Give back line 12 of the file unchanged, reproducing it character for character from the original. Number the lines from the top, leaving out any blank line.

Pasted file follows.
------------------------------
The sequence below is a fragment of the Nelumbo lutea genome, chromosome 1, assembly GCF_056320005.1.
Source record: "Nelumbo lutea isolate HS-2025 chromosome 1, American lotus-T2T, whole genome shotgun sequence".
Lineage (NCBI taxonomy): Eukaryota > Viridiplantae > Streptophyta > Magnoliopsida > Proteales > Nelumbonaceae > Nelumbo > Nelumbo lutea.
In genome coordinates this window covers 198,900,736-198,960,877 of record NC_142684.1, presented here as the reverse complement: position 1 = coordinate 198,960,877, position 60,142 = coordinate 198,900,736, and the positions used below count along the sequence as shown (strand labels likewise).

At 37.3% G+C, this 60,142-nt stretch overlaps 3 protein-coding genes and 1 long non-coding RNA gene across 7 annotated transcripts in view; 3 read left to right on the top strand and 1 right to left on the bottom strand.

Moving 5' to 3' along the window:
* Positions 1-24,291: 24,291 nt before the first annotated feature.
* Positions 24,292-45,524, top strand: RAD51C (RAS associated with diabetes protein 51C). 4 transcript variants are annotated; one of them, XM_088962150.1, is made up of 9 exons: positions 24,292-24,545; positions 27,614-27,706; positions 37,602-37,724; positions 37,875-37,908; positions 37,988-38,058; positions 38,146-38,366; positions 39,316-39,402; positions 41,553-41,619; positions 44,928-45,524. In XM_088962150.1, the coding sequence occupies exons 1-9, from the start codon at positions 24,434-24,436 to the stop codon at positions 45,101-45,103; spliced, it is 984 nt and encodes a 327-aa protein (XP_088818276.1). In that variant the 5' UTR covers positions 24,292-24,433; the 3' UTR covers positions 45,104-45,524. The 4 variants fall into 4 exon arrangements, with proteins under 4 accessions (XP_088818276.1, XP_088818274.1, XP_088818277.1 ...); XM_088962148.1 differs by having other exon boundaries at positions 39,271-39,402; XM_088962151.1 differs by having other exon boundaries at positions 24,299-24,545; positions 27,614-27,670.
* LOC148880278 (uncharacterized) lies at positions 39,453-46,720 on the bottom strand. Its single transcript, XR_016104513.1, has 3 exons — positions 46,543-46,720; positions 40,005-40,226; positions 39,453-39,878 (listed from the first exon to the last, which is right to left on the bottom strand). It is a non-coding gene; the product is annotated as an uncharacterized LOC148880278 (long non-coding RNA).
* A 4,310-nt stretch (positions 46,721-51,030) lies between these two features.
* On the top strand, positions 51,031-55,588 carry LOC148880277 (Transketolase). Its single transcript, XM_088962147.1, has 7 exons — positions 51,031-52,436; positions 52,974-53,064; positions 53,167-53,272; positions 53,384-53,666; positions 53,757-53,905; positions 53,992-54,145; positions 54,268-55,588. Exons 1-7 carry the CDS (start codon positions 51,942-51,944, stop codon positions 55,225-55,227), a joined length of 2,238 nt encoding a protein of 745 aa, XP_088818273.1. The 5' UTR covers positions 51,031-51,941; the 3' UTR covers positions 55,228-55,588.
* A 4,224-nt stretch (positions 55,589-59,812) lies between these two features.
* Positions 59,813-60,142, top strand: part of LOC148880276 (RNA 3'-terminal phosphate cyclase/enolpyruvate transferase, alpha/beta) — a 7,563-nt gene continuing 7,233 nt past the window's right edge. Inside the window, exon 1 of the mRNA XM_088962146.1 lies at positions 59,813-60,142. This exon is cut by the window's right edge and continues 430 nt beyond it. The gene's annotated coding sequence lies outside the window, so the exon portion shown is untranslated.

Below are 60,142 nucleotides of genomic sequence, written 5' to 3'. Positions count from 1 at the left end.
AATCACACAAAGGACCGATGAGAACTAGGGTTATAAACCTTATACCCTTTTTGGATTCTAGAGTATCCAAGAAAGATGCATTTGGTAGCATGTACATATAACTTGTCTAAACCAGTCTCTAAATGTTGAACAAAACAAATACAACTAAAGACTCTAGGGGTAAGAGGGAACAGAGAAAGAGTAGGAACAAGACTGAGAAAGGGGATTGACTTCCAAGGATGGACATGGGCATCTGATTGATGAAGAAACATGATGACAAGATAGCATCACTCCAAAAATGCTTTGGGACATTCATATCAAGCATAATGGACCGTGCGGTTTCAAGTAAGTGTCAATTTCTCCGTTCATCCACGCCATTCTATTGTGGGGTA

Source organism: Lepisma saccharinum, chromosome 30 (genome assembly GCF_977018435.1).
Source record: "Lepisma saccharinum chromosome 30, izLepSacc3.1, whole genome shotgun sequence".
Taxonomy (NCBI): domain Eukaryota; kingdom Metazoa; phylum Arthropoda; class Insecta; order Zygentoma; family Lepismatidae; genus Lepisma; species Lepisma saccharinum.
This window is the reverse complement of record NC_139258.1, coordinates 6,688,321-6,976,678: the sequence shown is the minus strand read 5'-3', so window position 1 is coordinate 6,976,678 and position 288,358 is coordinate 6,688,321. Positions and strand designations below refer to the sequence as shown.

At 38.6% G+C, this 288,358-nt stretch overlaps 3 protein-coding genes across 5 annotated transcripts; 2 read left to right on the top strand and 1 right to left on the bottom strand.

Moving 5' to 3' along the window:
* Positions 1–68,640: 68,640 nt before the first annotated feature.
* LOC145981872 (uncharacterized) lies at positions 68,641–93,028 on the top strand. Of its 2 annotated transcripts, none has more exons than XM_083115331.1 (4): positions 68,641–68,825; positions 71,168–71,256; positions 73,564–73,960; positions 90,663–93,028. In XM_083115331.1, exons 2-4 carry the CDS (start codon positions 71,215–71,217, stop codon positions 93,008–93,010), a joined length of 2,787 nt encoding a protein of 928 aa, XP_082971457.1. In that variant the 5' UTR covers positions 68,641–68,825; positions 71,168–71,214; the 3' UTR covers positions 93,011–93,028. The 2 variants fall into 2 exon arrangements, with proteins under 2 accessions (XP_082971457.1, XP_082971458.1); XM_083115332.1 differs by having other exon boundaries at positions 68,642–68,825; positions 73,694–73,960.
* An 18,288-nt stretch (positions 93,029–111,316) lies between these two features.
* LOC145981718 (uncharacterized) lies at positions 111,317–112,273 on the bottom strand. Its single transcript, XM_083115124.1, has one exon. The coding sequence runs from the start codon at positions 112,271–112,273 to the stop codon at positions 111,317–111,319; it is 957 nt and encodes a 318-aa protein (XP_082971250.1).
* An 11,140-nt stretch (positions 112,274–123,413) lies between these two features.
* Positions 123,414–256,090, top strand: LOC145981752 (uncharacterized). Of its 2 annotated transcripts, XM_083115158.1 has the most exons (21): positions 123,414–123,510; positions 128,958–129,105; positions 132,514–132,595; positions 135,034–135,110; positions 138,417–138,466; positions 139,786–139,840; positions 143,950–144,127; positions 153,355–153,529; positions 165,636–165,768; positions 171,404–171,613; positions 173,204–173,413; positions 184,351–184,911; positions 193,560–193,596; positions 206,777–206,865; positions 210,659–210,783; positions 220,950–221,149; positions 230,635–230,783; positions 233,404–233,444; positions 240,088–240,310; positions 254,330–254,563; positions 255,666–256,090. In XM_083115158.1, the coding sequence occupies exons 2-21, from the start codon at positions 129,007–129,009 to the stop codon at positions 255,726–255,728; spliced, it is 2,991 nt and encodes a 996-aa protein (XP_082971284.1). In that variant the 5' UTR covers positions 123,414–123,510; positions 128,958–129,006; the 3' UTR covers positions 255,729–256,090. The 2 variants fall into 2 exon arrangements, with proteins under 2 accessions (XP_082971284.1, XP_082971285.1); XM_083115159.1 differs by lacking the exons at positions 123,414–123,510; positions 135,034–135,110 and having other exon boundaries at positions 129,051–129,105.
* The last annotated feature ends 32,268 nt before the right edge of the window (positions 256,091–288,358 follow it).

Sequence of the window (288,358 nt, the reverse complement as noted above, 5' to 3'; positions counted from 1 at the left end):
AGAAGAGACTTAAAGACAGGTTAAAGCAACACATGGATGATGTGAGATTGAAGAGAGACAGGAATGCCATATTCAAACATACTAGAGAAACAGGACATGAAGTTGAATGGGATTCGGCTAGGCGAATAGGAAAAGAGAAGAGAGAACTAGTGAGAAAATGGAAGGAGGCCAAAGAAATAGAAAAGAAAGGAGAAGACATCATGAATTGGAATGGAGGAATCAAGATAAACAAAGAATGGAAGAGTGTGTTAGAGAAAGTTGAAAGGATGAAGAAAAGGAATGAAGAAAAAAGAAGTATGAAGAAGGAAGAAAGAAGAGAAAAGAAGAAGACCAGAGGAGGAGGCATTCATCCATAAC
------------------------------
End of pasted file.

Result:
* A 4,224-nt stretch (positions 55,589-59,812) lies between these two features.